Ryo's Ramen Talk No.5

Tsuke-men (Dipping Ramen)

Samurai Ramen RamentalkToday I would like to talk about Tsuke-men! The best translations for Tsuke-men would probably be something along the lines of "dipping ramen." I doubt there were many ramen shops before us that served Tsuke-men as we opened our doors all the way back in 2006. However nowadays, we see dipping ramen in many places in the states. Seeing that Tsuke-men is more widely accepted now, I am much more comfortable with the term "dipping ramen." You may be wondering if there is a point to separating the noodles from the soup. Why not just eat it as regular ramen? Believe it or not, the taste is completely dierent! Firstly, the texture of the noodles is dierent. Rinsing noodles causes them to shrink and have a bit crunchy texture. Therefore, Tsuke-men noodles are cooked a bit longer than regular ramen noodles. This makes perfect texture: smooth and bouncy! When the chilled noodles meet hot soup, it is harmony in your mouth! Perfectly refreshing for hot summer days! The history of Tsuke-men is actually quite brief compared to other types of ramen. Firstly, "Dipping noodles" is not a new idea limited to ramen, you have zaru-soba /udon for starters. It could have just come naturally to any ramen shop. However in this industry, many people believe the origin was "Tai Sho Ken" in Nakano, Tokyo, and the legend of Ramen, Mr. Yamagishi who started in the late 1960’s or early 1970’s. He named his original dish "Tsuke-soba." (Soba can mean "noodles" in general, and like in this instance does not refer to the buckwheat noodles.) This dish was an employee made ramen for their lunch. In the early 1970’s following Tai Sho Ken, “Ganso Tsuke-men Daio” nally named this dish “Tsuke-Men”. I, Ryo remember that my eyes almost popped out because it was so tasty when I rst had Tsuke-men at Ganso Tsuke-men Daio in front of my house in Tokyo when I was 5 or 6 years old. Perhaps my parents let me have Tsuke-men since it was not a hot bowl and safe for a kid, but it became my best favorite dish. Since then, Tsuke-men (dipping ramen) has been my favorite summer dish, and I have of course had hundreds of tsuke-men in my life.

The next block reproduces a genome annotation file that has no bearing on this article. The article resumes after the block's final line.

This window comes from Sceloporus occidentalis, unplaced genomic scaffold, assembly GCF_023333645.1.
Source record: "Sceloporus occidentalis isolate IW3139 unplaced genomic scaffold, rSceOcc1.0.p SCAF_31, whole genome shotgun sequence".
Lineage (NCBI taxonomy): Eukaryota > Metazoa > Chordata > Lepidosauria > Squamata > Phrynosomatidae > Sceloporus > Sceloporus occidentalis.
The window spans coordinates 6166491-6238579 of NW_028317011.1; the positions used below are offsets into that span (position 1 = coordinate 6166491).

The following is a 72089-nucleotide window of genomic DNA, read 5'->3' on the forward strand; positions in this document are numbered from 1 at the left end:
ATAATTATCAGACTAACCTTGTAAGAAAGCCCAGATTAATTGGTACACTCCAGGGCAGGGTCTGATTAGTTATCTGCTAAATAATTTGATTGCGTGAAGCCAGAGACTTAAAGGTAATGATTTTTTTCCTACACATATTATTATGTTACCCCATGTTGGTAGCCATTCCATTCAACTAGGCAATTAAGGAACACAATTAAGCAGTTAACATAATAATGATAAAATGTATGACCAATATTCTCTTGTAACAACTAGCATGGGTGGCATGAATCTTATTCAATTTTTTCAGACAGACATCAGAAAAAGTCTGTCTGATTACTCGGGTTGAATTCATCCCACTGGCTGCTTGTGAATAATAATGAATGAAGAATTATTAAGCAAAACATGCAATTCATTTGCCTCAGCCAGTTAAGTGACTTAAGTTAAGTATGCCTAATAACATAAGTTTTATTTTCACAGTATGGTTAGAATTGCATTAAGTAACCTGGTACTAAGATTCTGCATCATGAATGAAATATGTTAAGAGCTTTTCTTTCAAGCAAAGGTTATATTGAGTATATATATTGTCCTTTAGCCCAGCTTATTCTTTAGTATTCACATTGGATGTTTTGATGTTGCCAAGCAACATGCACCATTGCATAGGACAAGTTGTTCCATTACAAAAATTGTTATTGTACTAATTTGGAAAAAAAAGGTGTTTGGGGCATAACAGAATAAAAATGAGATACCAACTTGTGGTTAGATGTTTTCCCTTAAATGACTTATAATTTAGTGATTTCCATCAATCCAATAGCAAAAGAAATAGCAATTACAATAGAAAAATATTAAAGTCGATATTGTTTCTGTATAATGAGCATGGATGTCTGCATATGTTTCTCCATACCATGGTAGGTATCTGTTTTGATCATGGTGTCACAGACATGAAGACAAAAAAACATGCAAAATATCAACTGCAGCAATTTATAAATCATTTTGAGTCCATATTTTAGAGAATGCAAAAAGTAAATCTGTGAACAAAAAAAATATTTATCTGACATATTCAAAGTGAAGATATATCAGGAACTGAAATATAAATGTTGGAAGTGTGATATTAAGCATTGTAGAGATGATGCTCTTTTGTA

Samurai Ramen RamentalkThe Tsuke-men trend has changed drastically over the course of time. In the 1980’s til the mid 1990’s, Tsuke-men broth was almost always chicken or/and sh broth based, with some of stores that had a sour refreshing kick, pepper spicy kick, sweet avor, etc., to be unique. Then after the mid 1990’s, as “Kyushu Tonkotsu ramen” became popular all over the nation, Tsuke-men got also inuenced, and many shops started pork broth based Tsuke-men. A famous one “Roku Rin Sha” which might be known by some of you, gained their fame through the Tsuke-men trend. Recently, other unique dishes like the Italian-style Tsuke-men (tomato-based) have surfaced, and perhaps more “unique” ones are coming. In any respect, Tsuke-men is absolutely a great ramen dish, and I hope you can try if you get the chance to! At Samurai Noodle, we are proudly serving a new dipping ramen dish, “Tonkotsu Tsuke-men” for this summer. By the way, many customers have asked why we named our original dipping ramen “Tetsu Max”. It was named by one of co-founders Tetsuya! Tetsuya put his maximized amount of eort in his dipping ramen, thus he named it the “Tetsu Max.” Tetsu Max is categorized in “Tai Sho Ken” style old school dipping ramen.

So please enjoy both the old school traditional dipping ramen “Tetsu Max” and this new trend dipping ramen “Tonkotsu Tsuke-men!”